“There are definitely limitations to [electronic] displays,” noted Craig Piersma of Gentex Corp., which supplies mirrors and camera-based vision systems to the auto industry. “And sometimes automotive customers don’t even notice those deficiencies until they enter into an engineering development program.”

One problem with electronic displays is that they present a two-dimensional image, Piersma told us. More important, however, is the human eye’s need to readjust to an electronic display. “When you focus on a display, you’re focusing on a plane that’s 18 to 24 inches from your eye,” Piersma said. “But when you focus on the plane of a mirror, you’re actually focusing on the reflection, which is hundreds of feet behind you. So with a mirror, your eye doesn’t have to re-focus.”

That constant re-focusing becomes a problem for many drivers, Piersma said. “Most drivers look at their rear-view mirrors four to 10 times per minute, depending on traffic,” he told us. “To continually re-focus creates some eye fatigue.”

Software glitches also present a potential dilemma. If an electronic display fails on a mirrorless car, drivers could potentially be left without rearward vision. Moreover, display cost is an issue, too, especially in entry-level cars.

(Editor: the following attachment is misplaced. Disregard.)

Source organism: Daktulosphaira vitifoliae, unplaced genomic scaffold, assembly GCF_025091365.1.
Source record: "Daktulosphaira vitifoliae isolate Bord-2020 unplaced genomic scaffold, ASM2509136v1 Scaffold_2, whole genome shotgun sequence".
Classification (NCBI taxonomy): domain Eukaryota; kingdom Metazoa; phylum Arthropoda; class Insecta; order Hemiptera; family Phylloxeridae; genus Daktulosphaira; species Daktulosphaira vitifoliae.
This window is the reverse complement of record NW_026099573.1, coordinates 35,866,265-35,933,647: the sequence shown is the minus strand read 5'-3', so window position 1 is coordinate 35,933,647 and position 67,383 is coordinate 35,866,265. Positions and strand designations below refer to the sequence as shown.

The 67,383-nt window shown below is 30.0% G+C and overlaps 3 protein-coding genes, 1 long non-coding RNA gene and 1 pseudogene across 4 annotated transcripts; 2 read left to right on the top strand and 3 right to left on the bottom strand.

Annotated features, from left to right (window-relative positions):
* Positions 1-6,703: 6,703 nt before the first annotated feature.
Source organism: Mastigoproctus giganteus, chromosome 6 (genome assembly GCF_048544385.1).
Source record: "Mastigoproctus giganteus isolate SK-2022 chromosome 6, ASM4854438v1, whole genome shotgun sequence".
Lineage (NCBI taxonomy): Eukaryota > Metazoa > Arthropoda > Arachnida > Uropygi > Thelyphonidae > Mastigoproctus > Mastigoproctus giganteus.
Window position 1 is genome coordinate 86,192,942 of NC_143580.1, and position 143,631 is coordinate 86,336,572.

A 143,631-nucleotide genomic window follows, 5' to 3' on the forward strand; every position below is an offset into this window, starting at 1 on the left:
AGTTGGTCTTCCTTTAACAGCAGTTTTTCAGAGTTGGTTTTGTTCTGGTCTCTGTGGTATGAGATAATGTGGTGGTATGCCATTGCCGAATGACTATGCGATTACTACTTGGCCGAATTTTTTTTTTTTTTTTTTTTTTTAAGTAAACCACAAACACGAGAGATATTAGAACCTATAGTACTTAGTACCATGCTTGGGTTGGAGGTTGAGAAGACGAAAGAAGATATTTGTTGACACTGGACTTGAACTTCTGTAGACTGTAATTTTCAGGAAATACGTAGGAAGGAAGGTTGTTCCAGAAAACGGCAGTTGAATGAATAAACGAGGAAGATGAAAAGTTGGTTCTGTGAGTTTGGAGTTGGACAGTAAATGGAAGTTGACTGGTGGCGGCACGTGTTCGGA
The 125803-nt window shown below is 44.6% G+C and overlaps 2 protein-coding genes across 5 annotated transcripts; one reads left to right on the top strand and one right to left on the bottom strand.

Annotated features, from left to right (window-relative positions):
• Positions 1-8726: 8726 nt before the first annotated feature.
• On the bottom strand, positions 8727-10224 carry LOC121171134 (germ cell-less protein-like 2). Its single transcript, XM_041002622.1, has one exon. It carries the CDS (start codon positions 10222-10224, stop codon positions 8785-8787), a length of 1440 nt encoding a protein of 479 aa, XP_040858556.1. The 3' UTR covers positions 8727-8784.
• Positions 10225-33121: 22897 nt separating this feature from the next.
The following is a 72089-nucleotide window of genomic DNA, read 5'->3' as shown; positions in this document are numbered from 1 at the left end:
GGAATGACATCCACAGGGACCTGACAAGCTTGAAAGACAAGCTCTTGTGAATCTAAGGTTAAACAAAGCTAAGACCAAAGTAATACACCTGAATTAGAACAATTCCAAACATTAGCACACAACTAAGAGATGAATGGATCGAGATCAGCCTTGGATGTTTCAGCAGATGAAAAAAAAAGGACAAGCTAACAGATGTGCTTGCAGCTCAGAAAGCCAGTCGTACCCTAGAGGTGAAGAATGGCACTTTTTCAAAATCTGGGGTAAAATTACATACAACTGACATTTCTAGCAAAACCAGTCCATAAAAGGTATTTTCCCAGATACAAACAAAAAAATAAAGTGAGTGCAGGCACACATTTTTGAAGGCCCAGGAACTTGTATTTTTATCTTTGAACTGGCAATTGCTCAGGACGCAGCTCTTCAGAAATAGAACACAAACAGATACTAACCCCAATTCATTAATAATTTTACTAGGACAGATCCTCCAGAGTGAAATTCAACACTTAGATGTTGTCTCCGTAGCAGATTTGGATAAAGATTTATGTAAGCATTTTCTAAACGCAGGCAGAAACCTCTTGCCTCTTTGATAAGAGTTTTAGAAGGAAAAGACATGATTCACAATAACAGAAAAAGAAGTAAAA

“As it turns out, a mirror is an incredibly effective way to see what’s behind you, and it’s relatively inexpensive,” Piersma told us.

Still, mirrorless designs are gaining momentum. Level 5 autonomous cars won’t need mirrors, and a growing number of vehicles already incorporate cameras on board, so mirror replacement is a natural consideration, experts say.

 

Continental’s Camera Monitor System employs three cameras inside the vehicle, along with two monitors that display rear and side views of the vehicle. (Source: Continental AG)

 

If replacement happens, many believe the side mirrors will be the first to go. “The protuberances are ugly, create aerodynamic drag, and their associated blind spots are the bane of parking-challenged drivers everywhere,” wrote The New York Times in 2016.

For those reasons, mirrors are increasingly being considered for extinction. “The high-tech leaders are going to push the envelope,” said Duncan of Exa Corp. “And then the status-quo OEMs and those who want to keep up will have to follow.”

Senior technical editor Chuck Murray has been writing about technology for 33 years. He joined Design News in 1987, and has covered electronics, automation, fluid power, and auto.


Code Quality Is Key to Securing the Connected Car

Join Jay Thomas, director of field engineering for LDRA, as he discusses the vulnerabilities of connected automobiles at the upcoming ARM TechCon, Oct. 24-26, 2017 in Santa Clara, CA. Thomas will describe recent hacks, and then walk audiences through the tools and techniques that can be used to protect future vehicles in a technical session, titled “Code Quality Is Key to Securing the Connected Car.” Register here for the event, hosted by Design News’ parent company UBM.

 

 

 

Post new comment

The content of this field is kept private and will not be shown publicly.
By submitting this form, you accept the Mollom privacy policy.